The pre-Trump Republican Party is dead

McConnell: Worked to find common ground on deal
McConnell: Worked to find common ground on deal

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    McConnell: Worked to find common ground on deal

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McConnell: Worked to find common ground on deal 00:50

(CNN)On Wednesday, Senate Majority Leader Mitch McConnell announced that a deal had been reached with Democrats to not only keep the government open past the Thursday night deadline, but also actually ensure it was funded for the next two(!) years.

The agreement would do a number of things both sides have long wanted: $160 billion for military spending, $128 billion for domestic spending, a longer lead time on raising the debt ceiling.
It also does something that, even a few years ago, would have been considered a nonstarter with Republicans: Adds almost $300 billion to the deficit.
That $300 billion comes on top of the $1 trillion Republicans added to the deficit when they approved the tax cut legislation at the end of 2017.
    Those twin moves -- both of which were strongly backed by the White House -- confirm that the Republican Party as it existed before Donald Trump's hostile takeover has ceased to exist.
    The pre-Trump, post George W. Bush Republican Party was obsessively focused on reining in federal spending and finding ways to shrink the government's debt.
    Paul Ryan rose to prominence within the party -- and nationally -- with his much-ballyhooed budget proposal that, in his words, made hard choices to address the issue of our time: Our debt.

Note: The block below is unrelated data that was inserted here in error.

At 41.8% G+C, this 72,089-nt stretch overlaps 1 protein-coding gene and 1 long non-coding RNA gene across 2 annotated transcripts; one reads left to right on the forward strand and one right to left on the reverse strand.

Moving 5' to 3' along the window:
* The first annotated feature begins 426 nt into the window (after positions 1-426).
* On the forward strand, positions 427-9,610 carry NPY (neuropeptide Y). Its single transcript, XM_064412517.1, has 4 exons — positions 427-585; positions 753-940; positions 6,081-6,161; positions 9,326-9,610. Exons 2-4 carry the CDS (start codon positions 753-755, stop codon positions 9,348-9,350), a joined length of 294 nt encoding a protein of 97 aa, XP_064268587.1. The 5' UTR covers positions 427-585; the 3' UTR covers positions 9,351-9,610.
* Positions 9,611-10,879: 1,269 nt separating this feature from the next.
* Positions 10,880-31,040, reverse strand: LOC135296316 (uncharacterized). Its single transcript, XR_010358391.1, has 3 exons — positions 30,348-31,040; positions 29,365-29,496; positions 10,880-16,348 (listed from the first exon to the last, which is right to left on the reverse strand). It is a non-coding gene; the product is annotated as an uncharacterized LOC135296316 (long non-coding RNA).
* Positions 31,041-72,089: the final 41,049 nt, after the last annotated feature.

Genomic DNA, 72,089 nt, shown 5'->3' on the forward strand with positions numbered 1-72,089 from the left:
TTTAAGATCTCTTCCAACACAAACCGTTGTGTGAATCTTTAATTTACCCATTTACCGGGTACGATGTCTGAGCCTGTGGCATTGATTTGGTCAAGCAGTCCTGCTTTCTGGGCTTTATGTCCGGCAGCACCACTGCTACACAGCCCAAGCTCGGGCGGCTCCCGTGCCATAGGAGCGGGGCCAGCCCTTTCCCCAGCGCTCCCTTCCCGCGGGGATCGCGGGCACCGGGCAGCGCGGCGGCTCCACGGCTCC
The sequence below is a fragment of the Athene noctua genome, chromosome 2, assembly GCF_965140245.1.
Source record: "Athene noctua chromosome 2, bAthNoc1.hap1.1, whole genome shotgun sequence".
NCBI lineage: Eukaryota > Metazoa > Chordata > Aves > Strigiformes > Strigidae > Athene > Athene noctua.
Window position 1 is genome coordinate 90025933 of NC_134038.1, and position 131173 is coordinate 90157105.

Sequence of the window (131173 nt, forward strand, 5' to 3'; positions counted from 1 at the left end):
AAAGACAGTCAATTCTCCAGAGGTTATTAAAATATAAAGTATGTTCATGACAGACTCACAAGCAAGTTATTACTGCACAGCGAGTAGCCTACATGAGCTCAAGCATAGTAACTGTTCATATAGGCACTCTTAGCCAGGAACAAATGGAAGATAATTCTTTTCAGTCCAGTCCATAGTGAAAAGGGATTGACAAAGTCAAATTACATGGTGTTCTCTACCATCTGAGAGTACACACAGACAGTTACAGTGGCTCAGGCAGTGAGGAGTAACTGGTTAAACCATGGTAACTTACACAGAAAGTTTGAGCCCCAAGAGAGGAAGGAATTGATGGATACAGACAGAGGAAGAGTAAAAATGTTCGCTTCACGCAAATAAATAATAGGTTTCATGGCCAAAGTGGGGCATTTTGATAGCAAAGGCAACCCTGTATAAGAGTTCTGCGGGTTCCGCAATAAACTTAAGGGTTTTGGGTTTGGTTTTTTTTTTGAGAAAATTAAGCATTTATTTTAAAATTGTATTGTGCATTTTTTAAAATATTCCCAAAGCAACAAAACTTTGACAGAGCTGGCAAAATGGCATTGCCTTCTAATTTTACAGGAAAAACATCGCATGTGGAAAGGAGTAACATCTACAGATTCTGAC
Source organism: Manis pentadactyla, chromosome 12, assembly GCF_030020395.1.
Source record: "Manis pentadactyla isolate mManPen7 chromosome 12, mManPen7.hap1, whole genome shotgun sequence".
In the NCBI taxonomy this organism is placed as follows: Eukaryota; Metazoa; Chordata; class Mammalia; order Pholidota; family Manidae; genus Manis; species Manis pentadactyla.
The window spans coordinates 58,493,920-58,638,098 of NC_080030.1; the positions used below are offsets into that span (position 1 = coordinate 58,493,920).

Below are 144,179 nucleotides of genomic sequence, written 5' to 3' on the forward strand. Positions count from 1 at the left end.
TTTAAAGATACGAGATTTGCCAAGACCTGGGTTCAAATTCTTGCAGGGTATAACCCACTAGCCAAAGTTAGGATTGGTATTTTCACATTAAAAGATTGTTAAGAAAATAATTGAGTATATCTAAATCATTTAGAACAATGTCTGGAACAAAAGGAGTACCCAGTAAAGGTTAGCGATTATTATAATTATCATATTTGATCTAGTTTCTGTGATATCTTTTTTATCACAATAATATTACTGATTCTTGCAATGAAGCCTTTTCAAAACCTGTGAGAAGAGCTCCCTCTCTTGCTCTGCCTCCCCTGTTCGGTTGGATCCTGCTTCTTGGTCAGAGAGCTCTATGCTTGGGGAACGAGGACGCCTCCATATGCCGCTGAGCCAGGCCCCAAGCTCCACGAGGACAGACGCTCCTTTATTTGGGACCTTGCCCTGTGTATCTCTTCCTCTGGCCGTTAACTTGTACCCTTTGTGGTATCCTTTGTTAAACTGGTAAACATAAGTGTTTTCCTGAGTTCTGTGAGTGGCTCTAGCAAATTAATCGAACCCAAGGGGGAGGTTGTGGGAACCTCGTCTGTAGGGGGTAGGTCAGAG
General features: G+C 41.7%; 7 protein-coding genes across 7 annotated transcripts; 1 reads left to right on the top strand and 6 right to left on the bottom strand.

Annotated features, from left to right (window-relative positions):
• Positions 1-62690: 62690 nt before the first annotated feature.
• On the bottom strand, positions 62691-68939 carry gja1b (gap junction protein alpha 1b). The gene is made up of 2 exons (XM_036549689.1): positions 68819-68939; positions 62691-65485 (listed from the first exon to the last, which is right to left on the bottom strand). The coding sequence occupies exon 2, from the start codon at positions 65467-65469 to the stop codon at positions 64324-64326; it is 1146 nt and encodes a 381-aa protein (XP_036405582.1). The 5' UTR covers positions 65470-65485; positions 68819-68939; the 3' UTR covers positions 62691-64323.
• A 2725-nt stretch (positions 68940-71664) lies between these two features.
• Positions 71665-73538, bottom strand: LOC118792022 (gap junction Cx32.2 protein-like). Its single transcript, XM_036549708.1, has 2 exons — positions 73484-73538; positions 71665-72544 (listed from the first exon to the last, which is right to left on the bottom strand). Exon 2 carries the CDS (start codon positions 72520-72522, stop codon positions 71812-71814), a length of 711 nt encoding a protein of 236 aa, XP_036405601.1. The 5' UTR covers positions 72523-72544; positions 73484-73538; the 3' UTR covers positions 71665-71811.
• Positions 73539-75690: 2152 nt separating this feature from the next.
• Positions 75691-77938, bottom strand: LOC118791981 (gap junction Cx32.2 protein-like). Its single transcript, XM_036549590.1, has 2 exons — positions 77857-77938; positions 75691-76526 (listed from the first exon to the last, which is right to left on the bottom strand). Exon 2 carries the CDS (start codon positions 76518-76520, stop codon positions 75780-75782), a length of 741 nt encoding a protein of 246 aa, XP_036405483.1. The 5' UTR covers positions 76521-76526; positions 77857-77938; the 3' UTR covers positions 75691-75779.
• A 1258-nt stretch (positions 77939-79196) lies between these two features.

"Our debt is a threat to this country," Ryan said in a 2013 speech at the Conservative Political Action Conference. "We have to tackle this problem before it tackles us."
    Enter Trump. The self-proclaimed "king of debt." The man who said "I love debt." And someone totally uninterested in putting debt reduction anywhere near the top of his priorities list.
    From his tax cut plan to his $25 billion ask for border wall funding, Trump has shown time and again that deficit spending is 100% A-OK with him. 
    And, amazingly, the GOP Congress has simply gone along with him.  The same people who spent the Obama years insisting that the Democratic president was spending the country into certain oblivion have suddenly made peace with a Republican president who seems to care even less about the debt.
    The Point: RIP, Republican Party 2008-2016. It's dead. As a doornail. This is Trump's party from top to bottom now. And that means the "d" words -- "debt" and "deficit" -- just don't matter that much anymore.
    Read Wednesday's full edition of The Point.